Frame Styler – which works via in-store tablets – is an imaging software tool that produces a 3D model of the customer’s face. From this, it selects the glasses that best suit the person’s face shape, gender, and age. Customers can then try on multiple styles in 3D, easily and quickly comparing pairs in seconds.
A valuable bit of tech which speeds up as well as simplifies the in-store experience.
In 2018, Nike opened a flagship store in New York City called the ‘Nike House of Innovation 000’. As you might expect from the name, it’s pretty impressive, including digital elements to create an immersive and highly convenient experience for shoppers.
Alongside customisation studios and instant checkout points, a stand-out feature of the six-floor studio is the ‘Speed Shop’. This allows customers to reserve shoes online to try on in-store. More specifically, customers can arrive (through a dedicated entrance) to find a locker with their name on, which can then be unlocked via their smartphone.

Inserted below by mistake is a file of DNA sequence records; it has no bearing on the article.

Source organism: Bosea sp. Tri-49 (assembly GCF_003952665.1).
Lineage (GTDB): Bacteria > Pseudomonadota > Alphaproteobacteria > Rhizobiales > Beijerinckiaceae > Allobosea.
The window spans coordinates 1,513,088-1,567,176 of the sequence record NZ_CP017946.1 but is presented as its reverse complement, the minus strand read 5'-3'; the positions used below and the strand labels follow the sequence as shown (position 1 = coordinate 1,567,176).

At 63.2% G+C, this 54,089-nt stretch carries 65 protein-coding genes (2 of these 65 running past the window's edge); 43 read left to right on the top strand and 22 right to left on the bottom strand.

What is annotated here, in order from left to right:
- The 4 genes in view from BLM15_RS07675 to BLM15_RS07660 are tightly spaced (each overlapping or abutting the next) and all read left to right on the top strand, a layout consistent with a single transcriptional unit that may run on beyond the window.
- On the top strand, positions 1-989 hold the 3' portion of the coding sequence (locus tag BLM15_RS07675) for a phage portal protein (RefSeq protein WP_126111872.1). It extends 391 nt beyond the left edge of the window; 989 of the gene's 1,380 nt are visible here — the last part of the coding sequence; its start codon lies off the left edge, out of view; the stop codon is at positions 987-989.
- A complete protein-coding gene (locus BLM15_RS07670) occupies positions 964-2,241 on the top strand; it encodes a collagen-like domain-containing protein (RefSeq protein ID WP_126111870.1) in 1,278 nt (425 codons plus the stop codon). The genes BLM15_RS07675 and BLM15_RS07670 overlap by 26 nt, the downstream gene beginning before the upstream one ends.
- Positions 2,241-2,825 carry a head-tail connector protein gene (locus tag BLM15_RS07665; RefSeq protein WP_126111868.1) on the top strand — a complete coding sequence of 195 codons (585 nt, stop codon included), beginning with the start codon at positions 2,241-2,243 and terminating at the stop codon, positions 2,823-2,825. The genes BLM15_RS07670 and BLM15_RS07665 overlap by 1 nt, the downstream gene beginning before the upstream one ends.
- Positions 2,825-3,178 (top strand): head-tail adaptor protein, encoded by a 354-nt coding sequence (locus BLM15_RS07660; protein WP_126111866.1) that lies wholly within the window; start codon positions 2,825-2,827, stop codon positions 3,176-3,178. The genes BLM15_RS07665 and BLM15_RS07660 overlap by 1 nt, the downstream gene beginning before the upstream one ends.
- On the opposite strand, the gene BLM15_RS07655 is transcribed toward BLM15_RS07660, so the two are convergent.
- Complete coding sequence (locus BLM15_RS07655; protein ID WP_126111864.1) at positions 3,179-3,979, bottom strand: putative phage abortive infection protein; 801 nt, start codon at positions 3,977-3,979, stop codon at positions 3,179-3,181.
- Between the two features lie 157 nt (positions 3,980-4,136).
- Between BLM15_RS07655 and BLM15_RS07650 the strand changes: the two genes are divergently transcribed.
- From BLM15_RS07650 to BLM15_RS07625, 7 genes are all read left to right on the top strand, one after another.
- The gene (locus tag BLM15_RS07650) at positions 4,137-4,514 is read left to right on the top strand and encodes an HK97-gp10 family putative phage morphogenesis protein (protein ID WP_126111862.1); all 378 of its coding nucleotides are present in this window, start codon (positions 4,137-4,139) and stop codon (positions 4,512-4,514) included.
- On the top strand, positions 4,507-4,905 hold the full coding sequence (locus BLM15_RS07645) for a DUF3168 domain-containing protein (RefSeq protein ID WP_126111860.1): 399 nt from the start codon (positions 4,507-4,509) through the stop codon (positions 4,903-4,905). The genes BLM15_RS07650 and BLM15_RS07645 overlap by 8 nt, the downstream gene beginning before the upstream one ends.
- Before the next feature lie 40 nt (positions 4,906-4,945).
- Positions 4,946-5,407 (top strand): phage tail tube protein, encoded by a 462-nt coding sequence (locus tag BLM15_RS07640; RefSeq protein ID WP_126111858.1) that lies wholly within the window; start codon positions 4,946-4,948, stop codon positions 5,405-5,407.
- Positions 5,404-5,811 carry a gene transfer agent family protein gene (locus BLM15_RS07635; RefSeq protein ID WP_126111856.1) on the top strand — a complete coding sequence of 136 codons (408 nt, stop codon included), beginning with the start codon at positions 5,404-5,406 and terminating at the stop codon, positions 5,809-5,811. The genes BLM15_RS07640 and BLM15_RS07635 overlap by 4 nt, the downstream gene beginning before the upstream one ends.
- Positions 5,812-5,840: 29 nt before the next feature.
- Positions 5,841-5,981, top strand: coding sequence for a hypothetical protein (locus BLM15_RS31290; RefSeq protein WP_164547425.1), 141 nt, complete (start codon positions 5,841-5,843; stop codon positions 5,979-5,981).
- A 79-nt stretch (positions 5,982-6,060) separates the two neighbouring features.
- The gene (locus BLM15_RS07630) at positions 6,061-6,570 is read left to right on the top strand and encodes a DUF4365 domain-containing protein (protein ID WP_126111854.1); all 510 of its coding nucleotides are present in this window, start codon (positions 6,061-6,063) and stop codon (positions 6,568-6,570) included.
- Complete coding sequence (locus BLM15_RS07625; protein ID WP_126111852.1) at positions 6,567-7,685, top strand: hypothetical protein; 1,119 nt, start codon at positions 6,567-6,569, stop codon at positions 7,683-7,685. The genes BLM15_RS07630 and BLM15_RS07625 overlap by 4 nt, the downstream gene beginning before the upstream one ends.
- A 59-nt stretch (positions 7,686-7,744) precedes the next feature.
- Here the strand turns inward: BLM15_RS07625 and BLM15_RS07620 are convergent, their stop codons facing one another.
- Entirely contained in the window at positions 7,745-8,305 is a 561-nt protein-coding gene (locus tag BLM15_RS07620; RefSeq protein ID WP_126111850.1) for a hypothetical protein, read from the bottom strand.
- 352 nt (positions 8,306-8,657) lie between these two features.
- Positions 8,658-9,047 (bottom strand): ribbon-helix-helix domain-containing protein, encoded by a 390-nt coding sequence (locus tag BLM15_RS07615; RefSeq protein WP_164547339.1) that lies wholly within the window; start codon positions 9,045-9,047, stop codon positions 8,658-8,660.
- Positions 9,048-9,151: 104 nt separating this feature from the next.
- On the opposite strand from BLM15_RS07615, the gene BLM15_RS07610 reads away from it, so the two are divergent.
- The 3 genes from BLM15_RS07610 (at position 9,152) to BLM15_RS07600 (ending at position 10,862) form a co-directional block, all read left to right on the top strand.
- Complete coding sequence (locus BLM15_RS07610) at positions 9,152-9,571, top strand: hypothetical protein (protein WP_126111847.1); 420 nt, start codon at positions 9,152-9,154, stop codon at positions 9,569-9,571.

Mobile check-out is also available, meaning customers do not even need to speak to anyone (let alone stand in a queue) if they want to buy the shoes in question. The ultimate in convenience shopping.
Amazon has revolutionised the online shopping experience, but the brand is now intent on taking a slice of the physical retail pie too. The Go stores use a combination of computer vision, deep learning, and sensor fusion technology to automate the payment and checkout process. This means that customers can enter the store, pick-up items, and leave without queuing or checking out, while payment is automatically made through the Amazon Go app.
There are now nine Amazon Go stores open in the US and reported plans for thousands more worldwide by 2020.
In 2018, US grocery chain Kroger rolled out digital price tag technology across hundreds of stores. Called ‘Kroger Edge’, the tech digitally displays pricing and nutritional information, allowing the store to instantly and remotely update it.
Kroger has also announced plans to integrate the technology with shopper’s smartphones to align with shopping lists, and to alert them about what items to look for next.
Customer experience aside, the technology is said to have the biggest impact on the retailer’s sustainability efforts. According to Microsoft, the tech runs on renewable energy, while the illuminated pricing means that Kruger will be able to turn down overhead lighting and therefore reduce energy costs.